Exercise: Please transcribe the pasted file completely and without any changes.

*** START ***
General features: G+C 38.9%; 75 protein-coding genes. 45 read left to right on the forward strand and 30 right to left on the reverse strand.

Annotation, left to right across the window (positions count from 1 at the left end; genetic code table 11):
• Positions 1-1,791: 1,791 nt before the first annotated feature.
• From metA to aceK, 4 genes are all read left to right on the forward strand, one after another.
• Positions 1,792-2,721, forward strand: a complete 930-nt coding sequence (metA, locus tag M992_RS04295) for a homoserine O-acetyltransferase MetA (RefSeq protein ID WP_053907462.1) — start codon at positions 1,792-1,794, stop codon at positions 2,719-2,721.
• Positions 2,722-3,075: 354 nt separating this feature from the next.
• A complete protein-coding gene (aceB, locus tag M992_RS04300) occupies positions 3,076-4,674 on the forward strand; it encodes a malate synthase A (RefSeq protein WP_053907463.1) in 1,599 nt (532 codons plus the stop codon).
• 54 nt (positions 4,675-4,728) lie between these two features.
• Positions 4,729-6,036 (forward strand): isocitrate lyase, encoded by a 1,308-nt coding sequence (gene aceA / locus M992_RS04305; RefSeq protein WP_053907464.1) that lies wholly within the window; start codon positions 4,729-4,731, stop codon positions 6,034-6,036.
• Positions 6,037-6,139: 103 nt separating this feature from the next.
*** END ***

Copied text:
General features: G+C 38.9%; 75 protein-coding genes. 45 read left to right on the forward strand and 30 right to left on the reverse strand.

Annotation, left to right across the window (positions count from 1 at the left end; genetic code table 11):
• Positions 1-1,791: 1,791 nt before the first annotated feature.
• From metA to aceK, 4 genes are all read left to right on the forward strand, one after another.
• Positions 1,792-2,721, forward strand: a complete 930-nt coding sequence (metA, locus tag M992_RS04295) for a homoserine O-acetyltransferase MetA (RefSeq protein ID WP_053907462.1) — start codon at positions 1,792-1,794, stop codon at positions 2,719-2,721.
• Positions 2,722-3,075: 354 nt separating this feature from the next.
• A complete protein-coding gene (aceB, locus tag M992_RS04300) occupies positions 3,076-4,674 on the forward strand; it encodes a malate synthase A (RefSeq protein WP_053907463.1) in 1,599 nt (532 codons plus the stop codon).
• 54 nt (positions 4,675-4,728) lie between these two features.
• Positions 4,729-6,036 (forward strand): isocitrate lyase, encoded by a 1,308-nt coding sequence (gene aceA / locus M992_RS04305; RefSeq protein WP_053907464.1) that lies wholly within the window; start codon positions 4,729-4,731, stop codon positions 6,034-6,036.
• Positions 6,037-6,139: 103 nt separating this feature from the next.